3. Job Interview (Episode 1) — It's simple: after a job interview goes well, a man tries to pull open a door that should have been pushed, and then tries to cover up his mistake. But it speaks to how far people will go to try to not look stupid in the eyes of others, even if it makes them look even more stupid in the process, a core element of "I Think You Should Leave's" value system.
4. Bozo Dubbed Over (Episode 6) — When he doesn't have a favorite viral video to share with co-workers during downtime at the office, a socially uncomfortable man (Robinson, of course) goes to great lengths to fit in with his peers. That desire to belong and just be normal is at the heart of many of the show's sketches.
5. Hot Dog Car Crash (Episode 5) — When a hot dog-shaped car crashes into a department store, the obvious culprit does his best to cover his tracks. Robinson says the sketch was inspired by a real-life story he saw about a hot dog car crashing into a house, and was a leftover idea from "SNL" he never got on the air.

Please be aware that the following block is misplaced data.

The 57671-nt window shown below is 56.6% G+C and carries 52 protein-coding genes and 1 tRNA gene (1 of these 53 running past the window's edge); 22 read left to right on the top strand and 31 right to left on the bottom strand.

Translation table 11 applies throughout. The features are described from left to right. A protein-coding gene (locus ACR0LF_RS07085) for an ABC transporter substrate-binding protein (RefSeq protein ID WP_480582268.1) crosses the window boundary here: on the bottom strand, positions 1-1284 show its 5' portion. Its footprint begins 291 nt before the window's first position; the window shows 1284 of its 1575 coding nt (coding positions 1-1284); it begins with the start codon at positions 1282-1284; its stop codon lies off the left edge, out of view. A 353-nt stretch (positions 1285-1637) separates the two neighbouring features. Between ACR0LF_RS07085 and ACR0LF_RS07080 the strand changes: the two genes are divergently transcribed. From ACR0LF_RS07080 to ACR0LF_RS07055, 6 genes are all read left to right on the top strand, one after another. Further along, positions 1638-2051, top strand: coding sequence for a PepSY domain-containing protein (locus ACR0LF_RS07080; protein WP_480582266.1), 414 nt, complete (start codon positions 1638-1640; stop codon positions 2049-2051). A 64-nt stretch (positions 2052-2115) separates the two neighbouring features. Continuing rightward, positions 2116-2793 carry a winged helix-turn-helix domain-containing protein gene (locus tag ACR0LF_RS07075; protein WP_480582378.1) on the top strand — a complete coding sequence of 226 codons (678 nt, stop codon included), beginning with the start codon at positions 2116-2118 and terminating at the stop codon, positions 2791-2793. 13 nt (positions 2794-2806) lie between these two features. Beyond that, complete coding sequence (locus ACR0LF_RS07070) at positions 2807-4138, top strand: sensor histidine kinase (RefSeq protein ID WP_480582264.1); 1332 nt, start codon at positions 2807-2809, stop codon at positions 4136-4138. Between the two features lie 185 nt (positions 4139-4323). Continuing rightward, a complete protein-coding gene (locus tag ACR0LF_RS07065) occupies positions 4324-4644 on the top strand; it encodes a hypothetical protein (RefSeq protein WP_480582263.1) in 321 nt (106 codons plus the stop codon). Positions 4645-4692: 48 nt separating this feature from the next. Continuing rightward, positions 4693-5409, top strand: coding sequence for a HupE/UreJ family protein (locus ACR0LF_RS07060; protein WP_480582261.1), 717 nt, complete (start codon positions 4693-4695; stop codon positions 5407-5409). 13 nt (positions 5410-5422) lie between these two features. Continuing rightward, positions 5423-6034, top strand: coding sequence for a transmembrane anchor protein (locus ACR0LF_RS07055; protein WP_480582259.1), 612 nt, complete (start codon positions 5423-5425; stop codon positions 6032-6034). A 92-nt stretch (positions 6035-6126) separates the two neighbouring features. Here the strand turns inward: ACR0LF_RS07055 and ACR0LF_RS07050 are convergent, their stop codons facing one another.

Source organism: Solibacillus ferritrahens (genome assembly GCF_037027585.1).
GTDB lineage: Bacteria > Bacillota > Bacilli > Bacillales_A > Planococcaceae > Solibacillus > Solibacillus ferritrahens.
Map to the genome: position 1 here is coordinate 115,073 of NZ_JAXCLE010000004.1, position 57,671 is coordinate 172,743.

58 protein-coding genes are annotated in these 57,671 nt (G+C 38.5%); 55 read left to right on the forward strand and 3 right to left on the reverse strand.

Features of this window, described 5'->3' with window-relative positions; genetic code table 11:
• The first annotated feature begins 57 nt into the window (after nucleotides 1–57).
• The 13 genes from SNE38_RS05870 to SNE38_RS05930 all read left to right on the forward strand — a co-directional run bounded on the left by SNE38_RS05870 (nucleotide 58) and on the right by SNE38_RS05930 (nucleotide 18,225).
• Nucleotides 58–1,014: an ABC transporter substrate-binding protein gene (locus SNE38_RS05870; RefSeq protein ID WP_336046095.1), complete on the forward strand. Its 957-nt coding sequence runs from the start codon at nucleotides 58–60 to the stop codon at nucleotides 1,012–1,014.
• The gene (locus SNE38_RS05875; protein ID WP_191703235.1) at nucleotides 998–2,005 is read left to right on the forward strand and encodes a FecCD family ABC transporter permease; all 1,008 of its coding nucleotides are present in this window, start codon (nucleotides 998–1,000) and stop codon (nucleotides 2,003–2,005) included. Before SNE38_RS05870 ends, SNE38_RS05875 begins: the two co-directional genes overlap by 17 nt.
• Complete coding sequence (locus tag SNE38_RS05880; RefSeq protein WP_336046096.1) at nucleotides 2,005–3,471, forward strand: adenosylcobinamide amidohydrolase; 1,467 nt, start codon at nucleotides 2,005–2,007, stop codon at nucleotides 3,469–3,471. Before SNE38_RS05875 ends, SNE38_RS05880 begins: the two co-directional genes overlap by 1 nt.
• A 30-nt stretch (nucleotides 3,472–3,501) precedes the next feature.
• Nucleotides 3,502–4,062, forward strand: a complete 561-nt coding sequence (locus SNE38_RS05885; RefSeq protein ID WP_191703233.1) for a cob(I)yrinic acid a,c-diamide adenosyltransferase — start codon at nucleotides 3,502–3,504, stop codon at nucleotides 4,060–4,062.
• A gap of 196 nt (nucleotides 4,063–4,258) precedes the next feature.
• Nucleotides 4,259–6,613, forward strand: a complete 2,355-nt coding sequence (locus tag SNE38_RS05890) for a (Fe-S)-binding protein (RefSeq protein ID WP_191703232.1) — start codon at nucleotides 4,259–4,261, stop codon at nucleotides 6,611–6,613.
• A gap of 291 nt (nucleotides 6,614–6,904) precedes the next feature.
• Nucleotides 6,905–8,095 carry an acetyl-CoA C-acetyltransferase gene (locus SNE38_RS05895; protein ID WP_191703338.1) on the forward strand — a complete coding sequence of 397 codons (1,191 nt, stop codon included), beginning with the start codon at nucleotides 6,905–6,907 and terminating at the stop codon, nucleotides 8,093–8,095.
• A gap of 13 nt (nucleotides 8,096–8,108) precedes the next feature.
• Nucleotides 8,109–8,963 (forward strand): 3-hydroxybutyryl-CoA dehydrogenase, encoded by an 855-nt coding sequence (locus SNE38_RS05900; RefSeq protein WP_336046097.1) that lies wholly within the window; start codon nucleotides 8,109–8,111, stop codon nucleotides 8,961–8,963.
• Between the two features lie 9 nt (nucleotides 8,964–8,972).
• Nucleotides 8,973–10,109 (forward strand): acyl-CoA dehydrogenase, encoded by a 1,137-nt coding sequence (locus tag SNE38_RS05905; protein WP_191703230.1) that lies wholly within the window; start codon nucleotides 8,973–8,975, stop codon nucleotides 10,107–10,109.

6. Sunday Funday (Episode 1) — A trio of female friends (including "SNL" alum Vanessa Bayer) enjoying a Sunday brunch hilariously sends up the banality of Instagram culture.
7. Honk if You’re Horny (Episode 4) — A bumper sticker is mistaken for an offer of services in a sketch that keeps twisting itself until it ends with a send-up of generically upbeat pop music.
8. TC Tuggers (Episode 2) — A soapy TV teen drama is hijacked by an in-show sponsorship for T-shirts with attached belly looseners, and then becomes a parody of early '90s Levi's commercials. TC Tuggers: they're not a joke, you don't make jokes about them.